Surfing in Waikiki is safe for all ages including keiki and so much fun!
As I mentioned in a previous post, I will always treasure the special things about Hawaii that I’ve not found anywhere else:
a) The friendly aloha spirit of the locals (I miss our friends.)
b) The beaches, mountains, outdoors fun–SURFING!
c) Simple and slow pace of life
d) Magical wonderland for kids
We didn’t know anyone in Hawaii when our family moved there. We wanted to try a new adventure, and our children were only 5 and 1.5 years old, so we thought that it could be a fun time for them. But from the beginning, what we noticed was the friendliness and kindness of most of the locals. Our neighbors would wave hi and give us gifts of food. People smile at you when they walk past you at the mall. Cashiers at the grocery store look you in the eye and make small talk. Most people seem very content. The aloha spirit is very real. People are generous with information and help. When I got heatstroke at the beach, a stranger gave me her parasol and fanned me while I called my husband for help. When we attended church there, they welcomed us with open hearts. We felt part of the church family and had Bible studies and meals together. We became friends with some of the families very quickly. We found that they were uncomplicated, genuine and some of the nicest people we had ever met. We definitely miss the people. It’s definitely not the same level of friendliness here in California. Even my children noticed in California around Christmas time at the mall–“Mom, how come no one is smiling here and they look unhappy?”
Beach Bum Boogie!
Hands down, the most beautiful and accessible beaches are in Hawaii. The beaches are small by California standards, with a shorter sandy area, but the water is clean and aquamarine and the sand is fine. The best thing is that parking is very close to most of the beaches and you don’t have to haul your stuff for miles to set up. Many of the beaches have surfable waves, so it is a surfer’s paradise. Boogie boarding, body-boarding, wake boarding, kite surfing–it’s all possible. My husband and I used to surf in Waikiki every Saturday morning.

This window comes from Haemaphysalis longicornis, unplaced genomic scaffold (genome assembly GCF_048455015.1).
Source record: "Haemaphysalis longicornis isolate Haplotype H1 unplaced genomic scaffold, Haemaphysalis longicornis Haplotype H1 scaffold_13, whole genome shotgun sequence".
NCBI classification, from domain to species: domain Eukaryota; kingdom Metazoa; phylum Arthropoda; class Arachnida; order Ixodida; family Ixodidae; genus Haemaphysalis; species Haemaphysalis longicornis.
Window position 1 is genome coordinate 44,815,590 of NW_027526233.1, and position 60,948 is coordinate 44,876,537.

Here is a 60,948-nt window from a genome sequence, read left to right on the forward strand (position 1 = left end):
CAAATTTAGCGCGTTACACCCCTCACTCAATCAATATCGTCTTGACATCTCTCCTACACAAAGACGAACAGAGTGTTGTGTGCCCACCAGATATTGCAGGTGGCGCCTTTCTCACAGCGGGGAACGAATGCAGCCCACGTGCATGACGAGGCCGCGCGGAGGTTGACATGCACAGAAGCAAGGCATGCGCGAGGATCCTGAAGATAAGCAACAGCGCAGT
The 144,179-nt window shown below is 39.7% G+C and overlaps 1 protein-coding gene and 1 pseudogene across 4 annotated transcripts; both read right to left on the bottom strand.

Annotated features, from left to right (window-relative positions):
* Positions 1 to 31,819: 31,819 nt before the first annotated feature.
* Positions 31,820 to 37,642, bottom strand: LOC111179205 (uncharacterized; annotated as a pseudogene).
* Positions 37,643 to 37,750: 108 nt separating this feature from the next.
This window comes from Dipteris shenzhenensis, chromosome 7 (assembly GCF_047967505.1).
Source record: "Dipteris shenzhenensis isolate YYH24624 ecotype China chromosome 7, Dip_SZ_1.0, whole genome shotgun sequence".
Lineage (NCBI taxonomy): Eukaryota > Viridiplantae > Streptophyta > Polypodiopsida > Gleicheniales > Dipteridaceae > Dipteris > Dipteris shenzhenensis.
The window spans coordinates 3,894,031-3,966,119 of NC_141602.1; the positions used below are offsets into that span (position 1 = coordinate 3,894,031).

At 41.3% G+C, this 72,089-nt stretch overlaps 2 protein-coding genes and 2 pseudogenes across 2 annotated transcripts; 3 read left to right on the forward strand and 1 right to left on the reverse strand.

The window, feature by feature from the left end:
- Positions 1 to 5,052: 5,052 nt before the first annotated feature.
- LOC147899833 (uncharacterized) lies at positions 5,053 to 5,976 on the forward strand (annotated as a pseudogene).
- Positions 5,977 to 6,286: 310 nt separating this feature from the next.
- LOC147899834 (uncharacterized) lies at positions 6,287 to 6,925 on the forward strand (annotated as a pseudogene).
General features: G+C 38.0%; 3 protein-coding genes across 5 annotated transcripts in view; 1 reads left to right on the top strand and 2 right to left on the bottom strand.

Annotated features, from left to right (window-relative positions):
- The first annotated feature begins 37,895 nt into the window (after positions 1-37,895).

Hiking is also very popular in Hawaii with many easy to difficult trails leading to hidden waterfalls and amazing vistas. We didn’t stay indoors much, but we tried to take our family outside as much as possible.
No Honking Kine
People do not honk their horns in Hawaii. Even if I am slow to go on a green light, people behind me are patient and don’t honk within one millisecond like they do in the mainland. Honking the horn is considered very rude. Drivers are pretty relaxed, except during rush hour. 🙂
In general, life is simpler and slower, with people even walking slower than in New York/Boston, where I’ve lived before. Since it was so expensive, I couldn’t afford as much, and I learned to simplify my life and take it easier. It also helps that men can just wear aloha shirts to office jobs and you can wear shorts and t-shirts year round.
It’s been about 1.5 years since we left Hawaii, but my children still say that they want to go back. They miss Hawaii a lot–no wonder because it is a magical place for kids. Keiki is the Hawaiian word for children, and keiki are treasured. People always smiled and my children and said how cute they were. Every weekend, there was a festival, fair, carnival, especially geared for families and children. We had no shortage of magical places to take them–see turtles and rainbow colored fish at Shark’s cove; swim with dolphins at the Kahala, play at Magic Island, eat ramen at Shirokiya, etc. They have so many wonderful memories.
We really thank God for our five years in Hawaii and the precious memories we made there.
More on living in Hawaii: